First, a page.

• Google Acquires Video Editing Service For YouTube
    In a rare acquisition, Google's YouTube acquired startup Omnisio, a service that lets users edit videos. Omnisio lets users extract sections of video clips found on YouTube, Google Video or Blip.tv and then mash them up to form their own embeddable video clips. According to TechCrunch, the all-cash deal is worth $15 million. Omnisio, which was founded by Australian trio Ryan Junee, Julian Frumar and Simon Ratner, has only been around since March 2008; TechCrunch points out that the sale is another win for owner Y Combinator, which invests small amounts of capital in companies at the idea stage. ...
  • ESPN Launches Network For Alternative Sports Fans
    "We felt like we were under-delivering on a year-round basis," said Dave Finger, director of action sports for ESPN Digital Media. "We felt like we were missing out on covering action sports with the same voice and authenticity that we bring to stick and ball." Surfing, skateboarding, motocross and snowboarding are among the action sports in question. Estimates peg the size of this audience at anywhere from 27 million to 115 million-although most enthusiasts are only interested in their particular sport. Fans of action sports -- surfing, skateboarding, motocross, snowboarding and the like -- are an increasingly attractive, if elusive, ...
  • Google To Open VC Unit
    The Wall Street Journal reports that Google is planning to start its own venture capital unit. The venture will be lead by David Drummond, Google's SVP of corporate development and chief legal officer, and William Maris, a 33-year-old former entrepreneur. But details, such as how the group will be structured and what sorts of investments it will pursue, remain murky. In fact, the plans could still fall through. Google would join such tech and media giants as Intel Corp., Motorola, Comcast, Amazon and Walt Disney in setting up its own formal venture capital arm. Their respective investment records have been ...
  • Google Reveals Search Targeting Practices
    We know that Google gathers lots of data about its users, but we've never known how the search giant uses it to filter individual search results. However, earlier this week, the company decided to shine a little light on that process, explaining how it customizes search results in a blog post. In short, Google uses search data to guess where you are and what you're most likely searching for. Now, a small note in the upper-right-hand corner of the results page will alert users when this is happening. For example, the note could read, "customized for the San Francisco metro ...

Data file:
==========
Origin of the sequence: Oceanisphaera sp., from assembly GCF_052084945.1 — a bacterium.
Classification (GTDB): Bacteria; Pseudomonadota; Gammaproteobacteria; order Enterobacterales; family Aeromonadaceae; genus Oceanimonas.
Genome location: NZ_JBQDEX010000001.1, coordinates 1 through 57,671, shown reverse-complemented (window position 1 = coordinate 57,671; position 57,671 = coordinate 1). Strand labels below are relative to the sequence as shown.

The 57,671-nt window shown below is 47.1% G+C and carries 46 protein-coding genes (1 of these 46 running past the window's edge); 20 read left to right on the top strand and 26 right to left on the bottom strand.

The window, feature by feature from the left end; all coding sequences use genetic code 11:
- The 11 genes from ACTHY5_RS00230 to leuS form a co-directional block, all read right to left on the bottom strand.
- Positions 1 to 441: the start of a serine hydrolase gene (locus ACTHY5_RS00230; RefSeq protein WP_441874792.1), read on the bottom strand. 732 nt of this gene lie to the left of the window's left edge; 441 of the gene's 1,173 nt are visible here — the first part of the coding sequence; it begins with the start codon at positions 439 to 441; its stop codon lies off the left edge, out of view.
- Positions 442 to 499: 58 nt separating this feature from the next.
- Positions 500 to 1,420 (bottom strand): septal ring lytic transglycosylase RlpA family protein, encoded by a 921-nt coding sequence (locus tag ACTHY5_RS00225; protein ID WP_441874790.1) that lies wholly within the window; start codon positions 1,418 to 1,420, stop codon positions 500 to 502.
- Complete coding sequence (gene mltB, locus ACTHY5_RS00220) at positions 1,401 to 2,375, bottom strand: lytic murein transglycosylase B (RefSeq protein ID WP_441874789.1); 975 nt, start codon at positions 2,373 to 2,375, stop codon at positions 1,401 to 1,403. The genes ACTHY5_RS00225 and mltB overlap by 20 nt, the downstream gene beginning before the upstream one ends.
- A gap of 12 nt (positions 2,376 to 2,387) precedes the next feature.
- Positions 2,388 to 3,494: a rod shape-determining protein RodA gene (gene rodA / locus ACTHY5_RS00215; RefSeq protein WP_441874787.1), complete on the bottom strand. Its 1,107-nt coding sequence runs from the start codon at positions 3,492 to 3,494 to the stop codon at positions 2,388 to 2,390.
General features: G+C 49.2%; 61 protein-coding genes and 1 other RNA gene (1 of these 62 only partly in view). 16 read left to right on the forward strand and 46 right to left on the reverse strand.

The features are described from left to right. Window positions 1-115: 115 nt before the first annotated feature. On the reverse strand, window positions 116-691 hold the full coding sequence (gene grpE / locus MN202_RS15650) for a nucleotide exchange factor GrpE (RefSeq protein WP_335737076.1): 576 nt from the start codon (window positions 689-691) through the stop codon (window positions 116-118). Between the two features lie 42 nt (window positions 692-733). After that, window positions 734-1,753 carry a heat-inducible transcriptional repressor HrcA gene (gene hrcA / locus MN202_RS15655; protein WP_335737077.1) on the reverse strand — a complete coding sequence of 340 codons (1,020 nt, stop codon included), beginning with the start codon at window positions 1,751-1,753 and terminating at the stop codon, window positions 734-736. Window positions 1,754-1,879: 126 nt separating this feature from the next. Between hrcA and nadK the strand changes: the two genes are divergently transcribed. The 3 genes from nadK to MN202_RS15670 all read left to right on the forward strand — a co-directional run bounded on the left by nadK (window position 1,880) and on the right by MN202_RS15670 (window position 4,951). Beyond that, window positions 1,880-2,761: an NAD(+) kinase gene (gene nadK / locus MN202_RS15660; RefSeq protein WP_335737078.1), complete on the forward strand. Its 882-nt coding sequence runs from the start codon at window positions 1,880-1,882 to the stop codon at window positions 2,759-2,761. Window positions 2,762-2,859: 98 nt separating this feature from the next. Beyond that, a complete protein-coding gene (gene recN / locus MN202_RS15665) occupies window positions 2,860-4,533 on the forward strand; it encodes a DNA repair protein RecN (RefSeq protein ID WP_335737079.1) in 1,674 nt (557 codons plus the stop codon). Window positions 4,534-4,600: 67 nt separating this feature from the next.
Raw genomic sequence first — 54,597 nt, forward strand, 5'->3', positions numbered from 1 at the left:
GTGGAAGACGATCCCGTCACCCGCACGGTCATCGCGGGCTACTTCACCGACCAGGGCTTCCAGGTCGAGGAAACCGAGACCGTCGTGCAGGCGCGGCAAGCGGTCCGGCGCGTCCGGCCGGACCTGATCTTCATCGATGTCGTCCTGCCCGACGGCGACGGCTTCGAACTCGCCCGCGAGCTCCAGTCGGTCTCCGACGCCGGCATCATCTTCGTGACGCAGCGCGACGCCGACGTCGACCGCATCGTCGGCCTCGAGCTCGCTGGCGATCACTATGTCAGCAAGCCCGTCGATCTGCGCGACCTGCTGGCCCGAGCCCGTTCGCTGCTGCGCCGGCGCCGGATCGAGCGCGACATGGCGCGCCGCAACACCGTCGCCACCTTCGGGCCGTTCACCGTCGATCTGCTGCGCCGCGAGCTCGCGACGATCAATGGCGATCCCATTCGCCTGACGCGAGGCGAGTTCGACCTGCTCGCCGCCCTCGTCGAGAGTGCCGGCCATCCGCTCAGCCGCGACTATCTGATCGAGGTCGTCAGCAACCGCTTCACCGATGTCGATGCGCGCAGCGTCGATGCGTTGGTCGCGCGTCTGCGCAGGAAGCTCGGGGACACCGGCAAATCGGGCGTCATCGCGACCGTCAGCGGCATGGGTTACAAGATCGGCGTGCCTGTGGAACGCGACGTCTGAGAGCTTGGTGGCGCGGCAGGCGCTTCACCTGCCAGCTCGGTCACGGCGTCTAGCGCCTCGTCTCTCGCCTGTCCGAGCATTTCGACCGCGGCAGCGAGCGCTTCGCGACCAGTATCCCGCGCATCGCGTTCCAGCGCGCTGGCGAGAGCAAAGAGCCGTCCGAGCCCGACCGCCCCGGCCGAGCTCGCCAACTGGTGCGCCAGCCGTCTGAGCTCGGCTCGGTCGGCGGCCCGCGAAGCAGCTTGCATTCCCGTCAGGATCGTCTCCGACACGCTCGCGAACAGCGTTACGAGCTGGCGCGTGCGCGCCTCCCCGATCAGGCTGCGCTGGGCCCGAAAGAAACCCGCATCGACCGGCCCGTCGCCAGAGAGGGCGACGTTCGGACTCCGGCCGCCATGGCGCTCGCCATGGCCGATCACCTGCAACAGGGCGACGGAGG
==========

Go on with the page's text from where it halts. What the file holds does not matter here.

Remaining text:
• The Digital Olympics
    NBC is making an unprecedented digital push with its coverage of the Olympics this summer, making more than 2,000 hours of live content and 3,000 hours of on-demand content accessible via the NBCOlympics.com Web site. Cnet writes that while this is certainly a great opportunity for Olympics fans, it's a huge test for NBC, Microsoft -- which is powering the video service through its Silverlight video player -- and Limelight, whose network is being used to route the video streams to Internet service providers across the country. Just how big of a test is this? As NBC Universal Senior Vice ...
  • A Fifth Of U.S. TV Viewers Watching Online
  • Apple's Cash Horde
  • Americans Addicted To Bandwidth
  • Interview: John Battelle
    Since publishing his landmark book "The Search," Web guru John Battelle says that the biggest change we've seen in the field is "the complete failure of any other company to gain significant share against Google." In fact, Battelle doesn't see anyone beating Google at its own game in the near future. Rather, it will take "a redefinition of search to a new, more useful result" to change the status quo, a shift as dramatic as the move from DOS to Windows. Speaking about the display market, Battelle claims that brand managers and ad agencies aren't taking advantage of all the ...
  • Cloud Computing's Growing Pains
    Google, Microsoft and Amazon are investing heavily in cloud computing -- the idea that software and computing services should be maintained on the Web, distributed across data centers around the globe. Amazon was the first to the punch, offering the first computing services for businesses a couple of years ago. More recently, Google and Microsoft have entered the fray, the latter through the recently launched Exchange Online. At Microsoft's Financial Analyst Meeting last week, Chief Software Architect Ray Ozzie talked up the company's cloud computing plans. The goal, he said, is to produce a set of tools that allows developers ...
« Previous Entries